Last week, different conditions came together to create the worst outbreak of wildfires California and Oregon have seen up to this point in time.
As any firefighter will tell you, three ingredients are needed to have a fire — heat, oxygen, and fuel — "the fire triangle."
A heat source such as a spark from a trailer chain hitting the highway can ignite a fire, but the heat also preheats the fuel in the fire's path, allowing it to spread faster. Mid-August and early September have seen unprecedented heat. Last Sunday, Sept. 6, temperatures hit a Death Valley-like 122 degrees in Solvang, Cal Poly reached 120 degrees, the previous record for the campus that stood for many years was 112 degrees, which occurred in Sept. 1971. The San Luis Obispo, Paso Robles, and Santa Ynez airports all reported a high 117 degrees!
In the future, the oceans and atmosphere will continue to warm due to climate change. As I wrote last week, I reviewed the record high and low-temperature data for September at the Paso Robles Airport. In the current data set listed by the NWS on their website (https://www.weather.gov/lox/), weather observations at the airport stretch back to 1948. Even though there are 52 years of temperature data from the 1900s versus only 20 years in the 2000s, there are already 17 high-temperature records set in this century. In the next 30 years, will all the high-temperature record marks at the airport occur in this century?
Easterly winds of 20 and 30 mph with gusts of 50 plus mph--some of the mountains in Northern California saw winds gusts as high as 66 mph-- were reported last Monday into Tuesday. These winds not only provided plenty of oxygen for the fires to thrive but also drove them across the state's topography at frighteningly high speeds. The long-range climate models continue to point out that wind events will become stronger in the future.
This summer's heat has dramatically lowered vegetation's moisture content or as firefighters refer to as fuels. To make matters worse, massive amounts of born-dry vegetation and millions of bark beetle-infested dying, or dead trees have been allowed to accumulate over decades. Record amounts of CO2 in our atmosphere will enable some foliage types, like the Toxicodendron family of plants that encompasses poison oak, Ivy, and Sumac, to grow faster during the rainy season, adding more fuel to potential fires.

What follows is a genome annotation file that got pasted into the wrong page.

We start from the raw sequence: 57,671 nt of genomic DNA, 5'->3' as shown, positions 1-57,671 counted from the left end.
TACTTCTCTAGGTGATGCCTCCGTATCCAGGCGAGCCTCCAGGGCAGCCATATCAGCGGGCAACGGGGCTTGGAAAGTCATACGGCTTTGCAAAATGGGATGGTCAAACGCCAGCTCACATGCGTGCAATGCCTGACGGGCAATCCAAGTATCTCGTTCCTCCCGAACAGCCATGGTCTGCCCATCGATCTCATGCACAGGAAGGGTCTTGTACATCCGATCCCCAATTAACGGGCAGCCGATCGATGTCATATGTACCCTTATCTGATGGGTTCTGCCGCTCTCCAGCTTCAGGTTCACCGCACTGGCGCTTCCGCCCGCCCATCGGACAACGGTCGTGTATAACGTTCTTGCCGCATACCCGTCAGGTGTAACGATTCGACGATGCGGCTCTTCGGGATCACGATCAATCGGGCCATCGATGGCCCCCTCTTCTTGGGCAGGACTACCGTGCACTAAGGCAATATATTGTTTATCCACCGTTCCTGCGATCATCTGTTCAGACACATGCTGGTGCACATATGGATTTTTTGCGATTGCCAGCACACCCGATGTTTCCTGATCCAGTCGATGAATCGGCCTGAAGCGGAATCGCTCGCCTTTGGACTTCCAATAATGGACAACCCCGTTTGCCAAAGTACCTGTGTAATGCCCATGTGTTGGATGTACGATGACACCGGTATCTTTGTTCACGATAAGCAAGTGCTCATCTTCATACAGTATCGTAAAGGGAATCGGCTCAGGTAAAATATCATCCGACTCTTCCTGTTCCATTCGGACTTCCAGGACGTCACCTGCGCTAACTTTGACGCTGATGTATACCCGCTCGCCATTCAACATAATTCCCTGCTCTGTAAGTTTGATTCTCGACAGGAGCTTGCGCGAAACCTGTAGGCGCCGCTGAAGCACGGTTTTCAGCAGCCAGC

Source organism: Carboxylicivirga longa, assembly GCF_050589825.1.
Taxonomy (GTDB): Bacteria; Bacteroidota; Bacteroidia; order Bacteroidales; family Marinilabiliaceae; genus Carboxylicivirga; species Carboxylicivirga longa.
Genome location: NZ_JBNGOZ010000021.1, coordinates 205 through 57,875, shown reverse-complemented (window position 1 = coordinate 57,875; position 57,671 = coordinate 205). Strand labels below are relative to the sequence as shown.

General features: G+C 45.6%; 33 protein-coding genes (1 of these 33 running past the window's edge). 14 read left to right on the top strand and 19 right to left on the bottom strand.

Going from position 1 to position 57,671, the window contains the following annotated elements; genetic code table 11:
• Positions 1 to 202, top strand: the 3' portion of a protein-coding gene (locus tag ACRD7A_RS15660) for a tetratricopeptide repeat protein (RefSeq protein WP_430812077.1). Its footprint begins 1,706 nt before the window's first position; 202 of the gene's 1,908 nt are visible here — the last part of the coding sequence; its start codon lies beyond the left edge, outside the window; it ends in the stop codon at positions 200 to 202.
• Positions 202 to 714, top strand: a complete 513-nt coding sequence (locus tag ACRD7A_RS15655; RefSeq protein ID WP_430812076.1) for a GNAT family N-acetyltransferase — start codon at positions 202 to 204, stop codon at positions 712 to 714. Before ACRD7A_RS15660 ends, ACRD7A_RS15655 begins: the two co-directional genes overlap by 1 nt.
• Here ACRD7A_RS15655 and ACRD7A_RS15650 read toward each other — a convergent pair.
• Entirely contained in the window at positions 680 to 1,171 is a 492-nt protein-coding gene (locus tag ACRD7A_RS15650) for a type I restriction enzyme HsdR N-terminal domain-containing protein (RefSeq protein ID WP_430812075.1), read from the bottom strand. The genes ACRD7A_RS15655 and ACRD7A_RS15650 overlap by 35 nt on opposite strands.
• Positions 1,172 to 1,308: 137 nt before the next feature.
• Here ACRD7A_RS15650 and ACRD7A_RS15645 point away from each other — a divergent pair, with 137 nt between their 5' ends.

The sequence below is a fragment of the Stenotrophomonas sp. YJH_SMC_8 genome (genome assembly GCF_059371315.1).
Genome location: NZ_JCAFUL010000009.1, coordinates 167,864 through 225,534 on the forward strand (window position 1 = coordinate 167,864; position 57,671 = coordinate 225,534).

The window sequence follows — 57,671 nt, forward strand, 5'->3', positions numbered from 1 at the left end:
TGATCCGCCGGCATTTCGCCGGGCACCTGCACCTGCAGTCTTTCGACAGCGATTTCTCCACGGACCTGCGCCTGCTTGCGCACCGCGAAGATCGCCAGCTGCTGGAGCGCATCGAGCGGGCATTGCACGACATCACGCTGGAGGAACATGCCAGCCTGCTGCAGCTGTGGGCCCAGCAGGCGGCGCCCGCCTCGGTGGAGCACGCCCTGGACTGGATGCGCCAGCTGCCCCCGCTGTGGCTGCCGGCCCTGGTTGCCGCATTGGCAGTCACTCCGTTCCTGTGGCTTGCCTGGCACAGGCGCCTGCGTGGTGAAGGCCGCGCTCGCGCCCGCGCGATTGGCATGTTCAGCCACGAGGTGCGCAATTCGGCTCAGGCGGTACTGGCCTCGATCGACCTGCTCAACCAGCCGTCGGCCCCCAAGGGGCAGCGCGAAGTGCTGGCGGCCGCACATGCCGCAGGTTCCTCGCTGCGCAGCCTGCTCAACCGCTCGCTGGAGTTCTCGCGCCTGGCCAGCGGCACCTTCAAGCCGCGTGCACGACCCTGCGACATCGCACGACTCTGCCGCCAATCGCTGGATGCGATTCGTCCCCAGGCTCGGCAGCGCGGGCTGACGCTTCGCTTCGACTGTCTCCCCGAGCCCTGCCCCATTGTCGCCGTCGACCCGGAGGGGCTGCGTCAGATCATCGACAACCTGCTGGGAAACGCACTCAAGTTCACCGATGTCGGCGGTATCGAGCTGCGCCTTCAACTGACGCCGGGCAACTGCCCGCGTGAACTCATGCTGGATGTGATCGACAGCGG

These conditions last week combined to create extreme fire behavior. In other words, a catastrophe.
The great mid-August lightning storms sparked hundreds of wildfires throughout Central and Northern California; a few of these gigantic fire complexes were still burning when the early September heat wave and wind event arrived. These fires are now some of the biggest the Golden State has ever seen.
In fact, 6 of the top 20 most massive wildfires in California history have occurred this year. The "August Complex" fire currently burning in the Coast Range of Northern California has grown to around three-quarters of a million acres and is now the biggest in state history. Over 3 million acres have burned this year, besting the previous record of 2 million acres set in 2018.
The smoke from the mid-August fires up to that point was the most persistent I have even seen; this week, it was worst. The think opaque layer of this sickly looking tan smoke is so bad; it has thrown many of the numerical weather models output off, which meteorologists use as guidance to forecast the weather.
I'm concerned that massive amounts of flooding and erosions could happen if heavy rains fall in the fire-scarred areas.
With the threat of wildfires increasing, many homeowners throughout the state have difficulty keeping or finding fire insurance, especially those living in higher fire-threat areas. You can find the California Public Utilities Commission (CPUC) Fire-Threat Maps at https://www.cpuc.ca.gov/firethreatmaps/ to see if you live in Tier 2-Elevated or Tier 3-Extreme location. You may be surprised by how much of the state is located in these areas.
Next week's column, I will speak with fire behavior experts and report their recommendations for the best course of action to deal with this tragic situation.
What is a public safety shutoff?
High temperatures, extreme dryness and record-high winds have created conditions in our state where any spark at the wrong time and place can lead to a major wildfire.
If severe weather threatens a portion of the electric system, it may be necessary for PG&E to turn off electricity in the interest of public safety. This is known as a public safety power shutoff (PSPS). The PSPS events in 2019 disrupted many of our customers’ lives. We learned from last year’s events.
This year, PSPS events, if needed, should be smaller in size, shorter in duration and smarter for our customers. To lean more, please visit www.pge.com and view the video “PSPS – What’s New in 2020?”
John Lindsey is Pacific Gas and Electric Co.’s Diablo Canyon Power Plant marine meteorologist and a media relations representative. Email him at email@example.com or follow him on Twitter @PGE_John.
In this Series
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